Stephen L. Carter has an opinion piece for Bloomberg (reprinted recently in the GR Press) in which he claims that people's problem with Hobby Lobby and other businesses that claim religious rights is that they make profits, and profits are evil. He is completely wrong about this.
Yes, businesses make profits and charities don't. Charities must follow the non-distribution rule, that their members (contributors) must not receive any surplus funds generated by the charities' activities. Those funds must be used for the charitable purposes for which the organization was established. But that doesn't mean that a business can't earn profits, or that profits are wrong.
There are other differences between the two kinds of corporations that are more important. Businesses make our economy run. They provide goods and services that people are willing and able to buy, and they expect to make a profit in the process. As key economic institutions, we need them to be open to all, serving people without regard to race, nationality, gender, religious belief, or any other irrelevant personal characteristics. The only way we can have an open, competitive economy with opportunity for all is if businesses are required to serve all equally in accordance with universal moral principles.
Indeed, this principle of the openness of business is not only part of American national ideology, but is a basic part of Calvinist Protestant social thought. John Calvin's argument that the Biblical prohibition of usury should not apply to New Testament Christians was based on the idea that since there was no longer an exclusive "chosen nation," Christians should treat all others according to universal moral principles, especially the Golden Rule.
The anger that Carter detects about profits in today's America may be due to a violation of others of Calvin's basic principles. He held that the benefits of specialization and exchange should be equally shared between buyer and seller, and that the public benefit should take precedence over private gain. The growth of profits as a share of national income at the expense of wages suggests that this balance in the distribution of the economy's benefits has been disrupted in our economy.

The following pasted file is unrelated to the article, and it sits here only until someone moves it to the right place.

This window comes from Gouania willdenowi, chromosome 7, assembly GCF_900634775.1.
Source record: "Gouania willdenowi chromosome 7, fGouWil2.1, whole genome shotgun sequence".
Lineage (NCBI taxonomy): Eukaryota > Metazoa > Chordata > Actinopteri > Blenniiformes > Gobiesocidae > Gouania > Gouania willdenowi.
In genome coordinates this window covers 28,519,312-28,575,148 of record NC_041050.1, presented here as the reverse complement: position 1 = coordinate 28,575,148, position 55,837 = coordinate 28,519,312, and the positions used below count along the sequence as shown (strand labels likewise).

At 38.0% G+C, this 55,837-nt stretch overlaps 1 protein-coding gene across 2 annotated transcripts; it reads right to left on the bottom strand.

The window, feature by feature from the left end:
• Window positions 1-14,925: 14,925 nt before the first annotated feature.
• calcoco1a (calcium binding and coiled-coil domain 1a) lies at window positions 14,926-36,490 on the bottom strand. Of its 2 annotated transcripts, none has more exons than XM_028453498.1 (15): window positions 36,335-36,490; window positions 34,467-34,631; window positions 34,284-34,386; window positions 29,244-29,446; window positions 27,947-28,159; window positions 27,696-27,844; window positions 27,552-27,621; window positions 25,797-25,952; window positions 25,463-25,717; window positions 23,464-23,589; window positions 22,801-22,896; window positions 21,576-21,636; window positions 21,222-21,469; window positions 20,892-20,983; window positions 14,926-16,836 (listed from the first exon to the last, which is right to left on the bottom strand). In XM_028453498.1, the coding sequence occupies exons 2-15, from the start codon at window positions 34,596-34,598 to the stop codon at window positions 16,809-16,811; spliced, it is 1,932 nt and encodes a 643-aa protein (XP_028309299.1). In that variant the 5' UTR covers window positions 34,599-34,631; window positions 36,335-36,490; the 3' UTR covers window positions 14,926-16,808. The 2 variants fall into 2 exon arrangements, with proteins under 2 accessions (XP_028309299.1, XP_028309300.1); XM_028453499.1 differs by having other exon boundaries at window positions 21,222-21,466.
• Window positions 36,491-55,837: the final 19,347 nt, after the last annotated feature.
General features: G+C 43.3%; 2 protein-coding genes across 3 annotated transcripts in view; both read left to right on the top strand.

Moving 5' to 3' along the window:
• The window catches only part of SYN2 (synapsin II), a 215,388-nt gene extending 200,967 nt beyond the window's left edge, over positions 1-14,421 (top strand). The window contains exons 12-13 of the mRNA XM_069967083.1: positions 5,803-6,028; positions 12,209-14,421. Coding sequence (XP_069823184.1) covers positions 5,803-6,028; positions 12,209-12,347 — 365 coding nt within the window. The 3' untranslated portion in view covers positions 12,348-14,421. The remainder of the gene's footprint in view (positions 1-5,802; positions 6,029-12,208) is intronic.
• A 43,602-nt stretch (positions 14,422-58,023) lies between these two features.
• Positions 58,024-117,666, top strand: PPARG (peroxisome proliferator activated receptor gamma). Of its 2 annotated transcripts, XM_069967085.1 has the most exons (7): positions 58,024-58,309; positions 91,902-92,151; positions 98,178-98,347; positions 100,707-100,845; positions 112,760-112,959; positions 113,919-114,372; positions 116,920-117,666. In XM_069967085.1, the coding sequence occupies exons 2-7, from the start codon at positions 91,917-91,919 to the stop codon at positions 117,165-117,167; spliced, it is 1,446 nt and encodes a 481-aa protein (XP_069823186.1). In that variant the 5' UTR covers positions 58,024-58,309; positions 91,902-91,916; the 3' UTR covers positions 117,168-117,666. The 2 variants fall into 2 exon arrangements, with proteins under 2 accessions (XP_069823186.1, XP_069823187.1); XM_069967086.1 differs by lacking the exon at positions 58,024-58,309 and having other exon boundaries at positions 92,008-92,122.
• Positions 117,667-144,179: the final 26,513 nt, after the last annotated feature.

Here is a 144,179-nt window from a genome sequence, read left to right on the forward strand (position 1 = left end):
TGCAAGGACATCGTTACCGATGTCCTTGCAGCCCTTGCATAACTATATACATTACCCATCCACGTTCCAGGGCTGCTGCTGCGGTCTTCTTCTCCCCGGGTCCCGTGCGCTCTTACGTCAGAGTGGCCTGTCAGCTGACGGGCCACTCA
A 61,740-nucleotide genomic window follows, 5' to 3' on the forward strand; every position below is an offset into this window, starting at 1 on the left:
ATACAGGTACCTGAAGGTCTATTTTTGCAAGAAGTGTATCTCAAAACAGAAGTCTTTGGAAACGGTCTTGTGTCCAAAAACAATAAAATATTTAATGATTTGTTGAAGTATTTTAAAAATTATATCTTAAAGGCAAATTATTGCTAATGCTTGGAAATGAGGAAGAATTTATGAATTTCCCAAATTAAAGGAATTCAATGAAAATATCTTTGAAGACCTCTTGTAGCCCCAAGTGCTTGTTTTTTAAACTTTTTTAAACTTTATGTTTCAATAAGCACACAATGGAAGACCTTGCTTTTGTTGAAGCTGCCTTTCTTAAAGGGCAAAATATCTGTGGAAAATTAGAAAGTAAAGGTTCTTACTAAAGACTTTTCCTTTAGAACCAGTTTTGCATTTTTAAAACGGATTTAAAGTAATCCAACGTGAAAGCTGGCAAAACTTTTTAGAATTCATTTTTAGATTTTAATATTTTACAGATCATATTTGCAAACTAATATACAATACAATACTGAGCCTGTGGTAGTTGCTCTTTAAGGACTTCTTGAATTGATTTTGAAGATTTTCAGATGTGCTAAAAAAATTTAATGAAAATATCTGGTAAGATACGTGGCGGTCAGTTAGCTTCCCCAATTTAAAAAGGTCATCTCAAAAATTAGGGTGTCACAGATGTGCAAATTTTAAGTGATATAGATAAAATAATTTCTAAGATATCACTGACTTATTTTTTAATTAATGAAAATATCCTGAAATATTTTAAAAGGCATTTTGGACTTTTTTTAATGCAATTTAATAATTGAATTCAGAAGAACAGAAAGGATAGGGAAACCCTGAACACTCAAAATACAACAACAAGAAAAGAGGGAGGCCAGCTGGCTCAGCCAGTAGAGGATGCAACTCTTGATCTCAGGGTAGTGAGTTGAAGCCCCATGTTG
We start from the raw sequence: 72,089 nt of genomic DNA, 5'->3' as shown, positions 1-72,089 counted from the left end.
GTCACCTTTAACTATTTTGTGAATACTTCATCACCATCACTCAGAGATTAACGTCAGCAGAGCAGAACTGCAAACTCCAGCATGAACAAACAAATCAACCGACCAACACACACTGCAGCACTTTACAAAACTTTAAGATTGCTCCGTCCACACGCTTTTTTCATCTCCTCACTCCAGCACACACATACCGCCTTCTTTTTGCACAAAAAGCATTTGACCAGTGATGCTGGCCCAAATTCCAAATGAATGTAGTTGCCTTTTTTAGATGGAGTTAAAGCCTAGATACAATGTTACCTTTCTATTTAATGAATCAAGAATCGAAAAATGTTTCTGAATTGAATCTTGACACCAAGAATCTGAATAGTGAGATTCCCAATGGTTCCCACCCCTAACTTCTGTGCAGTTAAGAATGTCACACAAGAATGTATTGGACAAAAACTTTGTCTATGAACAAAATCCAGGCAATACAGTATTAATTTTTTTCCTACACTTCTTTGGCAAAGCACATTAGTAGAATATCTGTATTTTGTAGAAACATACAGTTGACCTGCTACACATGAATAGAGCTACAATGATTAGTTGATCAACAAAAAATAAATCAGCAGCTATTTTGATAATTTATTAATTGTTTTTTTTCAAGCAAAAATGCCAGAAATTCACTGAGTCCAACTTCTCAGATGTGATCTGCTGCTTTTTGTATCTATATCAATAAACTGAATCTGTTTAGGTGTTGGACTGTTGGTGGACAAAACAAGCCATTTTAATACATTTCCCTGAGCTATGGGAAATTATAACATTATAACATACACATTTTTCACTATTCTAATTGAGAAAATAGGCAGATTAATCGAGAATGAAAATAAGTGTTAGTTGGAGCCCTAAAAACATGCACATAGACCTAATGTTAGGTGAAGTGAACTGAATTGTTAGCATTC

Charities are established to provide educational, cultural, scientific, artistic, and religious services that often are not profitable, but which serve the public good, and which as a society we wish to promote. Businesses will not do enough of these things, or will not do them at all, and government often does not have the creativity, diversity, and sensitivity to do them well. So we make it possible for groups of like-minded people to contribute before-tax money to enable these activities. By their nature they include some but not others. This is especially the case for religious organizations. People with no affinity to a charity's aims, purposes, or beliefs can not demand service from in the way that they can demand service from a business. Businesses are not giving anything away, but charities are.
The same is true for employment relationships. Sympathy for a charity's purposes and belief in its principles is essential for employees of the organization. Charities have a well-recognized legal right to place religious demands on their employees that are not permissible for businesses. They could hardly operate in any other way. But businesses are chartered to generate economic activity, and their criteria are restricted to who can do the job well. Hobby Lobby can not insist that its employees endorse its religious beliefs, unless it wants to become a charity, collect donations, and start giving away flower pots.